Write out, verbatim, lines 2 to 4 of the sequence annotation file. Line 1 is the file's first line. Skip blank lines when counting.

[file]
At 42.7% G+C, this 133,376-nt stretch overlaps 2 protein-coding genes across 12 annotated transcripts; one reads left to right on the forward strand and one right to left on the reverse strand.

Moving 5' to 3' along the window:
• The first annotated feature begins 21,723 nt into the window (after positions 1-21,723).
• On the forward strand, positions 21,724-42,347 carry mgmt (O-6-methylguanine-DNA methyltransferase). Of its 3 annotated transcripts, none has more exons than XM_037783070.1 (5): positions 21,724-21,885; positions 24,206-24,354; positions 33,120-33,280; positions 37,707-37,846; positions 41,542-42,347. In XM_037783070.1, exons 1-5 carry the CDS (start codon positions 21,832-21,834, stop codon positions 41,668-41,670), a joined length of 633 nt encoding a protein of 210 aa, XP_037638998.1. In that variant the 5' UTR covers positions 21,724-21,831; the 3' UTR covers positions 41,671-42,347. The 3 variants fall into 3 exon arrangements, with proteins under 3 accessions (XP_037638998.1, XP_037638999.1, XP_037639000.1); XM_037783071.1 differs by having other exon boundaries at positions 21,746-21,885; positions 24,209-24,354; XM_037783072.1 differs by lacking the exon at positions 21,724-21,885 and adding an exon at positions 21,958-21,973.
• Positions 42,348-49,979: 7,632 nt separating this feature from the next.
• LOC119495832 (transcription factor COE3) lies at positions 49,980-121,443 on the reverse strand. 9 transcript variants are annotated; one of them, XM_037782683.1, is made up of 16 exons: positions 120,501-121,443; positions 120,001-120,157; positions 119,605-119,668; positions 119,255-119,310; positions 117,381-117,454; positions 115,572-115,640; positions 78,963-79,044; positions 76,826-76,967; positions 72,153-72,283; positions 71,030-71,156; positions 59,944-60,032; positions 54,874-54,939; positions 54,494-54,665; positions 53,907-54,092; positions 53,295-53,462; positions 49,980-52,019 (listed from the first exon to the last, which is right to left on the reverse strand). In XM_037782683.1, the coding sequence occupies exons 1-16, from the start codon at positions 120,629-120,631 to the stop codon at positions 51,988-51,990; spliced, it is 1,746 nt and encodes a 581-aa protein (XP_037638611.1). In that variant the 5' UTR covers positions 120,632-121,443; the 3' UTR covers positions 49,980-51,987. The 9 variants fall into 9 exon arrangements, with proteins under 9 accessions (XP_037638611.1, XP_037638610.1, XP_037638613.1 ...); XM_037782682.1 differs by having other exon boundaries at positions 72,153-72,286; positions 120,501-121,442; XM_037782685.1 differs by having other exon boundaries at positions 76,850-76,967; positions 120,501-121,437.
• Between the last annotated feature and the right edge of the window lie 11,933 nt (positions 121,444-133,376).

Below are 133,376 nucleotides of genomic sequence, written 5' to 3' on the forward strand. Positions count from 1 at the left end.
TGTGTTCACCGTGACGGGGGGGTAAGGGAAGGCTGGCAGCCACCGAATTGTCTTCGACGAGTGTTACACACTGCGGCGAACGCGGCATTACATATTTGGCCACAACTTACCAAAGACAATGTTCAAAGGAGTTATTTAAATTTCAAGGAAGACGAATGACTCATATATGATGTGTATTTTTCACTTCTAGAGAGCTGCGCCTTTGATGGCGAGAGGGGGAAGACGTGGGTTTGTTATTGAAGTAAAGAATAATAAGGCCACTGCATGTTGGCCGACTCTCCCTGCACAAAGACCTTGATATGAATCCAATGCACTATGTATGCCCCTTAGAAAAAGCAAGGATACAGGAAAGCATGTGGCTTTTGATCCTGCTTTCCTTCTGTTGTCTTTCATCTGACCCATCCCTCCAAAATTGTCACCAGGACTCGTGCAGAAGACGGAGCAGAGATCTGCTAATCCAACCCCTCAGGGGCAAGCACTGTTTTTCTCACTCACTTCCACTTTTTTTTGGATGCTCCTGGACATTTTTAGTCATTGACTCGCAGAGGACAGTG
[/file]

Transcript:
Moving 5' to 3' along the window:
• The first annotated feature begins 21,723 nt into the window (after positions 1-21,723).
• On the forward strand, positions 21,724-42,347 carry mgmt (O-6-methylguanine-DNA methyltransferase). Of its 3 annotated transcripts, none has more exons than XM_037783070.1 (5): positions 21,724-21,885; positions 24,206-24,354; positions 33,120-33,280; positions 37,707-37,846; positions 41,542-42,347. In XM_037783070.1, exons 1-5 carry the CDS (start codon positions 21,832-21,834, stop codon positions 41,668-41,670), a joined length of 633 nt encoding a protein of 210 aa, XP_037638998.1. In that variant the 5' UTR covers positions 21,724-21,831; the 3' UTR covers positions 41,671-42,347. The 3 variants fall into 3 exon arrangements, with proteins under 3 accessions (XP_037638998.1, XP_037638999.1, XP_037639000.1); XM_037783071.1 differs by having other exon boundaries at positions 21,746-21,885; positions 24,209-24,354; XM_037783072.1 differs by lacking the exon at positions 21,724-21,885 and adding an exon at positions 21,958-21,973.